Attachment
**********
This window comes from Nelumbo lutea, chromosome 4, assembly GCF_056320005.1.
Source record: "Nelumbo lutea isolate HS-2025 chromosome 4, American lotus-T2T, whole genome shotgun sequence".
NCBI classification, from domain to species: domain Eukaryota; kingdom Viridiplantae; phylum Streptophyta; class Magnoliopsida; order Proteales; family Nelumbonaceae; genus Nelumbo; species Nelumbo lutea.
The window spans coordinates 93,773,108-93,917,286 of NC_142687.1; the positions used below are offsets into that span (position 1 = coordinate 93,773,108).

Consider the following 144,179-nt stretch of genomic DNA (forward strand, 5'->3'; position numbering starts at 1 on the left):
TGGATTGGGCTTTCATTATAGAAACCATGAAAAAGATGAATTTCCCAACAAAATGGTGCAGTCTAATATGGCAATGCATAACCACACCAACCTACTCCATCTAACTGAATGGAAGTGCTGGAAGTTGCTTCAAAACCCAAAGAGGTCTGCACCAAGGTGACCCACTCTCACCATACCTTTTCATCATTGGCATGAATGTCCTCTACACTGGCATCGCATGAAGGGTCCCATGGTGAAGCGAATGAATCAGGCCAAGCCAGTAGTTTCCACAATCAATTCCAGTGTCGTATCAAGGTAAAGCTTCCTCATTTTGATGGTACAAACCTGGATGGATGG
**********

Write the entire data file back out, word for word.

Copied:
This window comes from Nelumbo lutea, chromosome 4, assembly GCF_056320005.1.
Source record: "Nelumbo lutea isolate HS-2025 chromosome 4, American lotus-T2T, whole genome shotgun sequence".
NCBI classification, from domain to species: domain Eukaryota; kingdom Viridiplantae; phylum Streptophyta; class Magnoliopsida; order Proteales; family Nelumbonaceae; genus Nelumbo; species Nelumbo lutea.
The window spans coordinates 93,773,108-93,917,286 of NC_142687.1; the positions used below are offsets into that span (position 1 = coordinate 93,773,108).

Consider the following 144,179-nt stretch of genomic DNA (forward strand, 5'->3'; position numbering starts at 1 on the left):
TGGATTGGGCTTTCATTATAGAAACCATGAAAAAGATGAATTTCCCAACAAAATGGTGCAGTCTAATATGGCAATGCATAACCACACCAACCTACTCCATCTAACTGAATGGAAGTGCTGGAAGTTGCTTCAAAACCCAAAGAGGTCTGCACCAAGGTGACCCACTCTCACCATACCTTTTCATCATTGGCATGAATGTCCTCTACACTGGCATCGCATGAAGGGTCCCATGGTGAAGCGAATGAATCAGGCCAAGCCAGTAGTTTCCACAATCAATTCCAGTGTCGTATCAAGGTAAAGCTTCCTCATTTTGATGGTACAAACCTGGATGGATGG